The Exploratorium campus includes 1.5 acres of publicly accessible open space. This includes the plaza facing on the Embarcadero, the connector bridge between Piers 15 and 17 where “Fog Bridge # 72494” is installed, the south apron of Pier 17, and the east and south aprons of Pier 15. This public space overlaps with the Outdoor Gallery, and includes some notable exhibits, such as the “Aeolian Harp” (an expanded version of the original installation by Doug Hollis on the roof of the Exploratorium at the Palace of Fine Arts, first created in collaboration with Frank Oppenheimer in 1976) and the “Bay Windows” (visitors spin disks filled with samples of Bay mud, sand, and gravel gathered from five distinct regions of the Bay itself).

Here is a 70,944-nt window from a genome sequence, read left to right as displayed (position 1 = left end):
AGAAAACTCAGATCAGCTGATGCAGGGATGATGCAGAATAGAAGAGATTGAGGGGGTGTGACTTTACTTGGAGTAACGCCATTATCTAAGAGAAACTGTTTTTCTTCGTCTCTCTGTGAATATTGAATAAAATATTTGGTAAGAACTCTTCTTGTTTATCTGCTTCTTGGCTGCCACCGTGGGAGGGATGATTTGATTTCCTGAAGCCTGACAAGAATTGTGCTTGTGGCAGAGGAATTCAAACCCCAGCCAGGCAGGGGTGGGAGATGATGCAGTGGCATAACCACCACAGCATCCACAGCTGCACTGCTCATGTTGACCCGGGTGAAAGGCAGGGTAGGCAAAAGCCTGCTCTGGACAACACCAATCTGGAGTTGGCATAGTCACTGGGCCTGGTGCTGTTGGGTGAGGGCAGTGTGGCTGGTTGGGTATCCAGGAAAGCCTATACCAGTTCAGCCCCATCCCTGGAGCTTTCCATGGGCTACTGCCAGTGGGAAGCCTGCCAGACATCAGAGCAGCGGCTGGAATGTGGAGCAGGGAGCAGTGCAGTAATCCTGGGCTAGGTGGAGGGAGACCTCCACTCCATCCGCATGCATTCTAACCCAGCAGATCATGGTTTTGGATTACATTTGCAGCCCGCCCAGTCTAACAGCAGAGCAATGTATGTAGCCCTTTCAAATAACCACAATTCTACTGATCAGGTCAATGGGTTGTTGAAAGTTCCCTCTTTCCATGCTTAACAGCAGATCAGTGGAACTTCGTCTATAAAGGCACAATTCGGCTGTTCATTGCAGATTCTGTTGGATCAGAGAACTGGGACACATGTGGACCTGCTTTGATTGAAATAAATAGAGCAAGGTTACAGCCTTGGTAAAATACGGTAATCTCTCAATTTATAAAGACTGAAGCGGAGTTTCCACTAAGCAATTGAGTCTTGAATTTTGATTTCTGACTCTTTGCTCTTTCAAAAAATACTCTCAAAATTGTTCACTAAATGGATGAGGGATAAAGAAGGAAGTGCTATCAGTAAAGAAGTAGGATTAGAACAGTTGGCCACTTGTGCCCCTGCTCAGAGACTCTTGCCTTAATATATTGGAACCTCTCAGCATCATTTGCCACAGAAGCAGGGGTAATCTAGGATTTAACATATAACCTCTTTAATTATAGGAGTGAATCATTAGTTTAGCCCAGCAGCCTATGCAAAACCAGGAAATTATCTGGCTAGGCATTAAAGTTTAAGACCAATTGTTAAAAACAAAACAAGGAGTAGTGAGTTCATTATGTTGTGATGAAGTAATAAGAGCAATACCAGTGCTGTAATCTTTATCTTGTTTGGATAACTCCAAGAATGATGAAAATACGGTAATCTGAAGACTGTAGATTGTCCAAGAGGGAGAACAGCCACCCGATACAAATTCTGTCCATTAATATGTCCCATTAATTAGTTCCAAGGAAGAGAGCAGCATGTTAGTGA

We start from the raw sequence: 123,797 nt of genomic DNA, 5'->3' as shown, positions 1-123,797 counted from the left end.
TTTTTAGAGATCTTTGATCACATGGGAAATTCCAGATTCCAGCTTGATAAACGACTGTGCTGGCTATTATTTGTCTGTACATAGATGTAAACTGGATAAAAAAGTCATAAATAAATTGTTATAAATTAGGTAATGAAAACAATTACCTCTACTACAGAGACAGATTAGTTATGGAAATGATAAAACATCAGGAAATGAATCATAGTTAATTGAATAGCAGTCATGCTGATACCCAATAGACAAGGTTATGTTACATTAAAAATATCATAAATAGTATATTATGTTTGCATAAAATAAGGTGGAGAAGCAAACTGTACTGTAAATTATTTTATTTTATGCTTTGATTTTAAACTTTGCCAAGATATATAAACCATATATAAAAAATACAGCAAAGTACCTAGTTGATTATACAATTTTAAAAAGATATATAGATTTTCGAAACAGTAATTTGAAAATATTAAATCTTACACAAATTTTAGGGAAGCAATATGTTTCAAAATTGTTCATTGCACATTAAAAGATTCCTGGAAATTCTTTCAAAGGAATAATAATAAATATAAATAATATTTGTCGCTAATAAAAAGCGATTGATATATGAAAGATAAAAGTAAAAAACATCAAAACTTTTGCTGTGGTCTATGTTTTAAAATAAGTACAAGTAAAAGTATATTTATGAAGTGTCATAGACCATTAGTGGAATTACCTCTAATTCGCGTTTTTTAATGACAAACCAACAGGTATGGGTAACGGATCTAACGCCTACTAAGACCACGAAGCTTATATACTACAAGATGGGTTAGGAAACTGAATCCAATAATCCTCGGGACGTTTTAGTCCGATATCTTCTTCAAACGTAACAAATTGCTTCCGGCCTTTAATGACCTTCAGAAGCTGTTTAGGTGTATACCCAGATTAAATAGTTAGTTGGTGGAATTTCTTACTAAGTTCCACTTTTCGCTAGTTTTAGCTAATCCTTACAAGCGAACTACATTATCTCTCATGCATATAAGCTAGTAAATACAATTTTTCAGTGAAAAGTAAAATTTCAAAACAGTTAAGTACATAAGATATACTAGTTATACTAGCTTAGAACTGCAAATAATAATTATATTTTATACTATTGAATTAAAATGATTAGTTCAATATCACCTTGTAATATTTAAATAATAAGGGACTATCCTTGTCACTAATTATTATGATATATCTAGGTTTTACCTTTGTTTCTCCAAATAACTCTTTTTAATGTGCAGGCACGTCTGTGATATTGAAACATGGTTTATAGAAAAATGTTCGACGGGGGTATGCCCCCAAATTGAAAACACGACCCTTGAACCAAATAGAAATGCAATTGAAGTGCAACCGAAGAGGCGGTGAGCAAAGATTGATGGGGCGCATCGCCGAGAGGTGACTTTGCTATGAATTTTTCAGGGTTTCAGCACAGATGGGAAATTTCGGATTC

The lower level of the 6,000-square-foot Bay Observatory Building houses the Seaglass Restaurant, which, like the Seismic Joint Cafe, is open to unticketed members of the public. Both the Seismic Joint and Seaglass are run by Loretta Keller, chef-owner at Coco500, in partnership with Bon Appetit Management Company.
- The Teacher Institute, which works with novice, middle and high school science teachers to increase science teacher effectiveness and keep teachers in the profession
- The Institute for Inquiry, which provides inquiry-based workshops and online resources for a national community of K-5 education reform leaders and Bay-Area elementary school districts.
- The Center for Informal Learning and Schools, which furthers the impact museums and science centers can have on teacher education and school reform. The Center also offers professional certificates for museum educators.